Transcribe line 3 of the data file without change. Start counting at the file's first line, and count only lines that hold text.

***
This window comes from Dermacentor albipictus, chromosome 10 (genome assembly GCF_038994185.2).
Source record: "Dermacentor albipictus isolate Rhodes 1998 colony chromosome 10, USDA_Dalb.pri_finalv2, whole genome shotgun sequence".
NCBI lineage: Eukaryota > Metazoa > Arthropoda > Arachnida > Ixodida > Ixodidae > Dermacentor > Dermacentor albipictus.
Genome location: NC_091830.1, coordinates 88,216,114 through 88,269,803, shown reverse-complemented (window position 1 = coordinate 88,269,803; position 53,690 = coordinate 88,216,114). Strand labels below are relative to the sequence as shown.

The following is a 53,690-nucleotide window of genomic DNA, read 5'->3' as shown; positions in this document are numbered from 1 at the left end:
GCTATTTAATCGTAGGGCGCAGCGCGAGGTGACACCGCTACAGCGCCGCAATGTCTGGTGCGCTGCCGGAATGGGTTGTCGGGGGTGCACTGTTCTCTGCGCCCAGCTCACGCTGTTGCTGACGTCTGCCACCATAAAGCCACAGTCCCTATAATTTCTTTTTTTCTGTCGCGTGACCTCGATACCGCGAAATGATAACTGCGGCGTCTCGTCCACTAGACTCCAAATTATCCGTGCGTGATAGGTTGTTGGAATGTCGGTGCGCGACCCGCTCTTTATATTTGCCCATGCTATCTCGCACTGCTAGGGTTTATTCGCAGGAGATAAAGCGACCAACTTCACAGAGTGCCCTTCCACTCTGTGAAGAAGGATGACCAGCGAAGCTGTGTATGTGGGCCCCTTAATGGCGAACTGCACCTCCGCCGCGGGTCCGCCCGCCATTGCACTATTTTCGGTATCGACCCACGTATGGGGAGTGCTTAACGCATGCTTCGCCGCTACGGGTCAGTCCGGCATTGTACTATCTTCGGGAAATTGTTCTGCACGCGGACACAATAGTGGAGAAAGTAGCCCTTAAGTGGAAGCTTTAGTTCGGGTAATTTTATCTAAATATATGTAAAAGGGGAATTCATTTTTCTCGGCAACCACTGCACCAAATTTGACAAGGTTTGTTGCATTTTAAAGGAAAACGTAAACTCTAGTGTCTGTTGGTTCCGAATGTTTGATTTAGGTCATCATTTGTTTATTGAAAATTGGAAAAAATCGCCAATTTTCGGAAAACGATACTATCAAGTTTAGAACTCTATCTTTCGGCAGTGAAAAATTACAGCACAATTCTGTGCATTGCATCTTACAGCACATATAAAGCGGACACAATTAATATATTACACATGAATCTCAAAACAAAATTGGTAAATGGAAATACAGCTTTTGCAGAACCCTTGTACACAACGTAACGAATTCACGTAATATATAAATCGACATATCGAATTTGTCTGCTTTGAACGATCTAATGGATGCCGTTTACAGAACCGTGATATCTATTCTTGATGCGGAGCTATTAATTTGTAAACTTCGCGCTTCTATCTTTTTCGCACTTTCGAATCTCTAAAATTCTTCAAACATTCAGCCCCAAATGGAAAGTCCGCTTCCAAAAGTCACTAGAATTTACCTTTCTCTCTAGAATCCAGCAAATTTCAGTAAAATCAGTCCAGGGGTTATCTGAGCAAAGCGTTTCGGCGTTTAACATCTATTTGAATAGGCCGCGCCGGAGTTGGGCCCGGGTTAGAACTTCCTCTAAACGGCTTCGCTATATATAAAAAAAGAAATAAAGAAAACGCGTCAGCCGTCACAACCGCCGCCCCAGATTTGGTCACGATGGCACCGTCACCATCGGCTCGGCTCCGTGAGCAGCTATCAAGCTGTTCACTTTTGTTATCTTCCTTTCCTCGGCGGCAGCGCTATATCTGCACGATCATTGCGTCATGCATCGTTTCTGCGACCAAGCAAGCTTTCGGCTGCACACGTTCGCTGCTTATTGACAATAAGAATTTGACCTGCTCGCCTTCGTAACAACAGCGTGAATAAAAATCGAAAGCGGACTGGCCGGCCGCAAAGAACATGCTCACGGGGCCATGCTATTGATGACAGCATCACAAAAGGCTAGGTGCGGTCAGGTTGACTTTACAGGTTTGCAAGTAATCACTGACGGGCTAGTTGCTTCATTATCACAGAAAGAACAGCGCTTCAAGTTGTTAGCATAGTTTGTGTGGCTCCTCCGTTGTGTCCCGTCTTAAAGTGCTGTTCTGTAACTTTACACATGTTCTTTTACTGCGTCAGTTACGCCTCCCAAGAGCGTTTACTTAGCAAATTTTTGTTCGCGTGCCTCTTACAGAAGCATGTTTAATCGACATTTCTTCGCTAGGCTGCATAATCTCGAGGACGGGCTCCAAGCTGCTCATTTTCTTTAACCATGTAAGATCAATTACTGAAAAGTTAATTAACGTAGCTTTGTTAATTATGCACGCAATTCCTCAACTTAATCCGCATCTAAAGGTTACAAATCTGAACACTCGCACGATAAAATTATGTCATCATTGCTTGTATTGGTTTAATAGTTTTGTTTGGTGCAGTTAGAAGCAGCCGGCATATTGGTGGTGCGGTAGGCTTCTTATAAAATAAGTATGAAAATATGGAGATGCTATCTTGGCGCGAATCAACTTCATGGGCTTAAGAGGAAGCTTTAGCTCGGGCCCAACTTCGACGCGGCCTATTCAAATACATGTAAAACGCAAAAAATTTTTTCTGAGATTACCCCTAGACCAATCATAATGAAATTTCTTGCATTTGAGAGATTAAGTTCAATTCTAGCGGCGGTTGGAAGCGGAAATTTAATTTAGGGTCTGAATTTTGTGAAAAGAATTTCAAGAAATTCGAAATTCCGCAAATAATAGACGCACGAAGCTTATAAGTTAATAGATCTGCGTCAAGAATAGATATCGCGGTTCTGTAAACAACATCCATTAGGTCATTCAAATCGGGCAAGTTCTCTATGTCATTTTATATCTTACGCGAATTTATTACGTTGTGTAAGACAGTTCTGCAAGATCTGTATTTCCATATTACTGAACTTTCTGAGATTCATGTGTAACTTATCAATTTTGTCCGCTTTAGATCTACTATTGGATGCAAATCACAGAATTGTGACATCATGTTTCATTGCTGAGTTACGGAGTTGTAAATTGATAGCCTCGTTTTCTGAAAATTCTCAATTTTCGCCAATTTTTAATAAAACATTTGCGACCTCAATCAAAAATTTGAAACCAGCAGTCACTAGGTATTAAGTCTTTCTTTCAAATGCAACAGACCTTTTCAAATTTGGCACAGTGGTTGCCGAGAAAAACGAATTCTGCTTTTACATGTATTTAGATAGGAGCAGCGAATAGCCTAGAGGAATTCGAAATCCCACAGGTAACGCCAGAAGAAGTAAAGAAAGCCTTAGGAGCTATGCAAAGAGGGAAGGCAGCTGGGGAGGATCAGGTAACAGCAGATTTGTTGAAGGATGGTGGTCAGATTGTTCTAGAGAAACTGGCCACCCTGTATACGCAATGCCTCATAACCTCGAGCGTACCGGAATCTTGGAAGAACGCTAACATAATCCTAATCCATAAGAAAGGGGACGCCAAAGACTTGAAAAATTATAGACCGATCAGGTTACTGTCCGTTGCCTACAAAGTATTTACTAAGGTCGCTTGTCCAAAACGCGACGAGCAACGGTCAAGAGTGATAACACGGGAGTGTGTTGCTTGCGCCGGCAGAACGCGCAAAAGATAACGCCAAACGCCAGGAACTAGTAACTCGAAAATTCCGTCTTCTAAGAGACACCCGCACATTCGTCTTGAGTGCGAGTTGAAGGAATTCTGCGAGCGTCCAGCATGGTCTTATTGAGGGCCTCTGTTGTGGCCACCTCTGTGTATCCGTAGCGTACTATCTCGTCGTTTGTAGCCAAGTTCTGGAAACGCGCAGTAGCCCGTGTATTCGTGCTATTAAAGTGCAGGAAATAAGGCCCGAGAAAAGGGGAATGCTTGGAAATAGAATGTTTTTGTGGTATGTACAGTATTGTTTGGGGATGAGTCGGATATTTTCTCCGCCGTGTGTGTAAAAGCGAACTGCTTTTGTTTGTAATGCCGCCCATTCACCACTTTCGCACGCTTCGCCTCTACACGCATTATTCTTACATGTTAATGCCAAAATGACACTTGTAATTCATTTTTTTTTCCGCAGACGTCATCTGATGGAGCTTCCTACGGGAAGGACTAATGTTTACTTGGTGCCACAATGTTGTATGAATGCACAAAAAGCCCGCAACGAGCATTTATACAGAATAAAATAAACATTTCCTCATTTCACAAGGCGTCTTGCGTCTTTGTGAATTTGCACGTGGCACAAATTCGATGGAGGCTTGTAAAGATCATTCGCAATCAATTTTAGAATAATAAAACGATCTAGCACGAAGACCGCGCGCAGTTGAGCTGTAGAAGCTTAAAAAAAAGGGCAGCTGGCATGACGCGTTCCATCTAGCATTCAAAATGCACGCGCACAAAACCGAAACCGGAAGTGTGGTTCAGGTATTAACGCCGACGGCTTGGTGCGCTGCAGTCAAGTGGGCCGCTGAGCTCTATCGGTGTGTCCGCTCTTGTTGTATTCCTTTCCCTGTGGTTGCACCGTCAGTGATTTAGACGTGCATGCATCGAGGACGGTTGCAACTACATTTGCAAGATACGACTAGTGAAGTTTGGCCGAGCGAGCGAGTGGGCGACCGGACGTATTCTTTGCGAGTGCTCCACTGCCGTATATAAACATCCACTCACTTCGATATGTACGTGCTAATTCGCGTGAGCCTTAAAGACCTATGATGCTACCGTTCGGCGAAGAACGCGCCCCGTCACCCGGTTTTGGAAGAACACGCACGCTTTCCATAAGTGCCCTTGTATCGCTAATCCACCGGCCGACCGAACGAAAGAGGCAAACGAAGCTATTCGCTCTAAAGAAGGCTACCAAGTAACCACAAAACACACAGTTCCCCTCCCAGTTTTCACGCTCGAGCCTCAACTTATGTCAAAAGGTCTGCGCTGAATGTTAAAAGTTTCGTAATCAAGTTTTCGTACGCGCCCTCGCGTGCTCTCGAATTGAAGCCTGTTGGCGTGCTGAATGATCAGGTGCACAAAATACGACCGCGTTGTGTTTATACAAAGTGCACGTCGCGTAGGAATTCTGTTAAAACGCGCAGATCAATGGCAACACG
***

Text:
NCBI lineage: Eukaryota > Metazoa > Arthropoda > Arachnida > Ixodida > Ixodidae > Dermacentor > Dermacentor albipictus.